What will I do when God confronts me? What will I
answer when called to account? Job 31:14, NIV
Lent is something of an annual review. We come to God to give honest answers to “How am I doing?” This isn’t a self-review. This is a God-review. The good news is that often, God is kinder and more affirming than we tend to be with ourselves.
The cross gives this review a different context. We don’t evaluate ourselves based on our performance. We evaluate ourselves against Christ’s performance. Our world doesn’t teach us to do that. It must be a deliberate choice. Lent brings that choice.
Jesus told us there is a cross for all of us, a death that we must submit to. This is not about our final death when our heart stops. This is death to self-will and the illusion of control.
We can try to make this death a one-time choice, but usually it becomes a lifetime of choices. The call to control our own lives is as strong as any hunger we’ve ever experienced. It hears the serpent hiss in our ears, “Does God really expect you to give up something He planted in you—your will?” It is a twisted question to seduce us.
Instead, we are called to answer life-giving questions:
Do we love with the transformed will of God?
Do we serve with humbled joy?
Do we worry about what God says He will take care of?
Are we cooperating with God’s timing?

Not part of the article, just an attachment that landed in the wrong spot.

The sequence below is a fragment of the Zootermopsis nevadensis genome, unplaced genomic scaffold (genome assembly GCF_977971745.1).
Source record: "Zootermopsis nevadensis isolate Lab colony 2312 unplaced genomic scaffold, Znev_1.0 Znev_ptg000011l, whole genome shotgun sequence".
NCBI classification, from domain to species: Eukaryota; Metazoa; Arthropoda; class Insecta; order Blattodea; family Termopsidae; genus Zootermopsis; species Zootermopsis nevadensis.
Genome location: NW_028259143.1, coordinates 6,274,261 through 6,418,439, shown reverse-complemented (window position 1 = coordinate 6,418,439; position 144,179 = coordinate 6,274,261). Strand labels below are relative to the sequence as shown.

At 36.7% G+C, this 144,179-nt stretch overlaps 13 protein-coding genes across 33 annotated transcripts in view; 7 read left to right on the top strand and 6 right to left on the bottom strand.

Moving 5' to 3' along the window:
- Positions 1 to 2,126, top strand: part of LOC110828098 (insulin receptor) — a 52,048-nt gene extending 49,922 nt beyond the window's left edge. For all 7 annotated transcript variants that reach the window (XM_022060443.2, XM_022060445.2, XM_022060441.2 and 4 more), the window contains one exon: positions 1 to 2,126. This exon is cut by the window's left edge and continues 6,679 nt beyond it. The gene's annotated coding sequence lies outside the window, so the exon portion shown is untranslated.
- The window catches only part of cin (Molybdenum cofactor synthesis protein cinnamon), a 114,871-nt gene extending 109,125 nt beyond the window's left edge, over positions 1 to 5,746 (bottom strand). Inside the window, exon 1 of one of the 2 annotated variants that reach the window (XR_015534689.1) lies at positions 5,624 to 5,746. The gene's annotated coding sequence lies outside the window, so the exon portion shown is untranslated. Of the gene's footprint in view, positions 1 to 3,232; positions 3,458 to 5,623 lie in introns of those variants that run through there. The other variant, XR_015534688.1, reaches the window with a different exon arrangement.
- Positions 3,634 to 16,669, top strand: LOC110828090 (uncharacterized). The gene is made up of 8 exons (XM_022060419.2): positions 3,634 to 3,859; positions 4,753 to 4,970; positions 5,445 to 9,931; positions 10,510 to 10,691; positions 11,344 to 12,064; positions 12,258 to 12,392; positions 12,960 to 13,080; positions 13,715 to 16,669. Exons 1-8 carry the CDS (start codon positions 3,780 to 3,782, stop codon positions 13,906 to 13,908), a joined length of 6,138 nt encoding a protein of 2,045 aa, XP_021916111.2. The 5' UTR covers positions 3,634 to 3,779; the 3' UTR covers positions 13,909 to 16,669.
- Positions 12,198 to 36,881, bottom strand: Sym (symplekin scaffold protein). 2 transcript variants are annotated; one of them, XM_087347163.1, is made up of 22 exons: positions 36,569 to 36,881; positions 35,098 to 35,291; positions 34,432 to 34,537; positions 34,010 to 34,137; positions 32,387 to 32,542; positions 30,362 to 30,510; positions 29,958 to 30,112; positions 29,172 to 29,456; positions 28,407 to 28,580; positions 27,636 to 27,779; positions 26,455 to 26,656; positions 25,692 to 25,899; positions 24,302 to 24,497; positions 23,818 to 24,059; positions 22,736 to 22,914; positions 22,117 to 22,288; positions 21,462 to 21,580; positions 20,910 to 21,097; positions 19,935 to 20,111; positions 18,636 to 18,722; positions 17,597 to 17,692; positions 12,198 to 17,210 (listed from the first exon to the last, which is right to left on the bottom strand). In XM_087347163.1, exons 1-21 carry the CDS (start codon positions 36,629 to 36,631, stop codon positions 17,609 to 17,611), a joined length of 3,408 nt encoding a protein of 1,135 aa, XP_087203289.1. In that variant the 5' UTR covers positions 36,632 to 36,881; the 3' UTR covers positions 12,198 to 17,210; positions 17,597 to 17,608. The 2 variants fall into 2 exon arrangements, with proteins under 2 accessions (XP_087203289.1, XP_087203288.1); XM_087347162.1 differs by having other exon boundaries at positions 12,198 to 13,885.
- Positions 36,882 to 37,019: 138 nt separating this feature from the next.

Do we look for God’s approval first?
Are we letting acceptance from God heal our fears, self-doubt, and insecurities?
We look at the life of Jesus with longing. We ask God to help us find the same seamless, intimate, and transforming relationship that Jesus modeled.
We pray the Gethsemane prayer-Your will not mine. We keep praying it until it is true in the small choices as well as the big ones. We pray it until God’s will becomes the only way to satisfy our restless heart.
We are called to give an account, but we are not called to cower and fear reprimand. We are called to enjoy God’s welcome and delight to be part of our transformation. When His joy becomes ours, we no longer fear what we give up because what He provides is more than enough to satisfy.
What is God wanting to say to you when you ask, “How am I doing?” Listen for His answer. More love and healing will be yours in His answer.